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A team of researchers from The University of Auckland’s Success for All project have been recognised by the New Zealand Association for Research in Education (NZARE) for looking beyond the lecture theatre to better understand Māori and Pacific student success in degree-level study.
The team comprising Dr Airini, Dr Deidre Brown, Dr Elana Curtis, Fred Luatua, Mona O’Shea, Dr Te Oti Rakena, Gillian Reynolds, Tanya Savage, Pale Sauni, Angie Smith, Matthew Tarawa, Sonia Townsend-Fonu, Meryl Ulugia-Pua and Sofi Ulugia-Pua were awarded the NZARE Group Research Award and commended for the significance of their research for Māori and Pacific student teaching and learning. NZARE aims to foster excellence in educational research in New Zealand.
The multi-faceted five-year research project identified how university teaching helps or hinders the success of Māori and Pacific tertiary students completing their degrees. The collaboration between the faculties of Education, Medical and Health Sciences, the National Institute of Creative Arts and Industries and the University’s Career Centre looked at how specific non-lecture activities such as tutorials, mentoring and induction programmes and careers services supported Māori and Pacific student success.
Drawing on over 1,950 accounts of teaching experiences, Success for All is the first study of its kind to describe Māori and Pacific student experiences of teaching in non-lecture settings and identified specific teaching and learning practices to support and enhance student success.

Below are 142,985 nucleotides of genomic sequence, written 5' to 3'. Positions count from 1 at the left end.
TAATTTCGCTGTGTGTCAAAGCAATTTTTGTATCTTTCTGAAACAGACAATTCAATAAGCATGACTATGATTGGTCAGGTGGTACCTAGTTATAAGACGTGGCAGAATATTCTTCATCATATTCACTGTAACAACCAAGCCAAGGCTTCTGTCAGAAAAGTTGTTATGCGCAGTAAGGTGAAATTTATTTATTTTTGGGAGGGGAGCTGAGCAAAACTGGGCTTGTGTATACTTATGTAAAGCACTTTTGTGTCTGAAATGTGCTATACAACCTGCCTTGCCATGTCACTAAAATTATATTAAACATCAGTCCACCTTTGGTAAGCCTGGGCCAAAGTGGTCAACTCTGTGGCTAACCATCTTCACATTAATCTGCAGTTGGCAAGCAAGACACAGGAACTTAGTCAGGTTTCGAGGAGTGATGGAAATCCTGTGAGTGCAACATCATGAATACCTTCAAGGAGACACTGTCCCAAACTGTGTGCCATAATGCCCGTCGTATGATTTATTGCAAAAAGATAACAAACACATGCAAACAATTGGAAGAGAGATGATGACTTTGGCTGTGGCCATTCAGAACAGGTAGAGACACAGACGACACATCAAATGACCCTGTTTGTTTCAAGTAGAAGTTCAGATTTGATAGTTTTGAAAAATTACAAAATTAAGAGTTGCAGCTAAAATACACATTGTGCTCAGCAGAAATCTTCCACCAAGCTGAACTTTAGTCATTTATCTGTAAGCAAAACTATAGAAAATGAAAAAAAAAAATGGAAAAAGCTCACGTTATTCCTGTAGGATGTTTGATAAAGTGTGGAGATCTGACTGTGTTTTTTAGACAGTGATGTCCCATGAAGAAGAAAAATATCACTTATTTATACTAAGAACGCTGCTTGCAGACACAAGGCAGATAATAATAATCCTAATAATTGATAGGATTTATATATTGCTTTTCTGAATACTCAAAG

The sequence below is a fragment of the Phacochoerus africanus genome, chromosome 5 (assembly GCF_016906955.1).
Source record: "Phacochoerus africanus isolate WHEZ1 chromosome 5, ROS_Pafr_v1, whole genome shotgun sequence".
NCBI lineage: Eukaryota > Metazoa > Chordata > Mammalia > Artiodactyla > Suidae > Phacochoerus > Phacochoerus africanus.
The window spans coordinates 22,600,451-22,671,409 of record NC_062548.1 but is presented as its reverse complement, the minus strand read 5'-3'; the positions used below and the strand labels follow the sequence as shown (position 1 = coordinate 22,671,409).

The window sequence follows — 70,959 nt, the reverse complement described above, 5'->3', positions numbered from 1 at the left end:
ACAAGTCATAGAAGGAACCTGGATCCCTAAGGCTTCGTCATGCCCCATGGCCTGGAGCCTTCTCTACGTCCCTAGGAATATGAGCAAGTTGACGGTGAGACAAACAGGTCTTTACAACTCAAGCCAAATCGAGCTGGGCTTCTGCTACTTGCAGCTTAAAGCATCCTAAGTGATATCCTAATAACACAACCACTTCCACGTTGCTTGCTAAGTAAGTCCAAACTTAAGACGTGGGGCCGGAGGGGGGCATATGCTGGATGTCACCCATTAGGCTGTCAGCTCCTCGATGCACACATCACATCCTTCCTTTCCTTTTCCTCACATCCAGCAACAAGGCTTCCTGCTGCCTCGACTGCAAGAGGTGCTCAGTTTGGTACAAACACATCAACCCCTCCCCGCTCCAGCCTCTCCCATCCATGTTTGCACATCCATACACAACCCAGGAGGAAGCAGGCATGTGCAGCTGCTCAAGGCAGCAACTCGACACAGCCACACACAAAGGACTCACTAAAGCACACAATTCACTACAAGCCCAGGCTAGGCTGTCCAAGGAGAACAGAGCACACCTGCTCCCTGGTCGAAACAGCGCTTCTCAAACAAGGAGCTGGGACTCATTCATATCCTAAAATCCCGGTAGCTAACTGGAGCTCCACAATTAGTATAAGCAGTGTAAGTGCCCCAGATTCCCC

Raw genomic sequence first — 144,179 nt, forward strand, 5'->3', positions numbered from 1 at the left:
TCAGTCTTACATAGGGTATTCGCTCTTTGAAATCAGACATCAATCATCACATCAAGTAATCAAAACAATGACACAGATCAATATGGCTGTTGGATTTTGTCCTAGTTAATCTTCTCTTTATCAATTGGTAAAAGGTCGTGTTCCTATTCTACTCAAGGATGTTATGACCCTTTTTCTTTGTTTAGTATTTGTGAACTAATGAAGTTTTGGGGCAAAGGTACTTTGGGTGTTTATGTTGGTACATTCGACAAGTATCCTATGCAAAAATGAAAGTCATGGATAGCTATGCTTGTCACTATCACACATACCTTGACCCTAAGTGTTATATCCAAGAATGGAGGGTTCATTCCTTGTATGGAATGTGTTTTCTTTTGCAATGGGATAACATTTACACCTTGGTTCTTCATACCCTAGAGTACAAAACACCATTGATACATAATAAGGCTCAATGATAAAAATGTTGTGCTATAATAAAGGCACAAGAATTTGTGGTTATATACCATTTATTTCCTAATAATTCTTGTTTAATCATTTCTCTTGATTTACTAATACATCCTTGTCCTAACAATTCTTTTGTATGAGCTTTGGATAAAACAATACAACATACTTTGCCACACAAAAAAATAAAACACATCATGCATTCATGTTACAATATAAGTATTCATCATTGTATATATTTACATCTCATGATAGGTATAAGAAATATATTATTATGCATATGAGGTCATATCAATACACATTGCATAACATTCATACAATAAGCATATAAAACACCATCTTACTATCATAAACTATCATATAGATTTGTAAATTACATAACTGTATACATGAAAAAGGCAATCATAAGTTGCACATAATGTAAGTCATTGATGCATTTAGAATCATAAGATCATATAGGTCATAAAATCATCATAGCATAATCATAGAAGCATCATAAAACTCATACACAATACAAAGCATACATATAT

“How we teach in our small groups with Māori and Pasifika students in our universities is our future as a nation in miniature, and has major implications for New Zealand’s overall future” said Dr Airini, project leader and Head of the School of Critical Studies in Education. “We’re so pleased to receive this award and that the students’ voices at the centre of this research have been heard. The quality of teaching practices identified through the research has huge potential to help universities ensure Māori and Pasifika students achieve at least on par with other learners.”
The research culminated in the development of a Toolkit of Promising Practices for university teaching, which is being used for a number of national and international initiatives. Tatou Tatou investigated how university teaching can help or hinder Māori student success in medical and health sciences. Te Ara Kakena looked into teaching practices with postgraduate students studying Music, Architecture and Fine Arts, in New Zealand, Canada and the USA.
Building on their strong publication record, the Success for All project will be shared through a forthcoming publication with the New Zealand Council for Educational Research entitled Uni teaching: Māori and Pasifika stories of uni teaching and student success.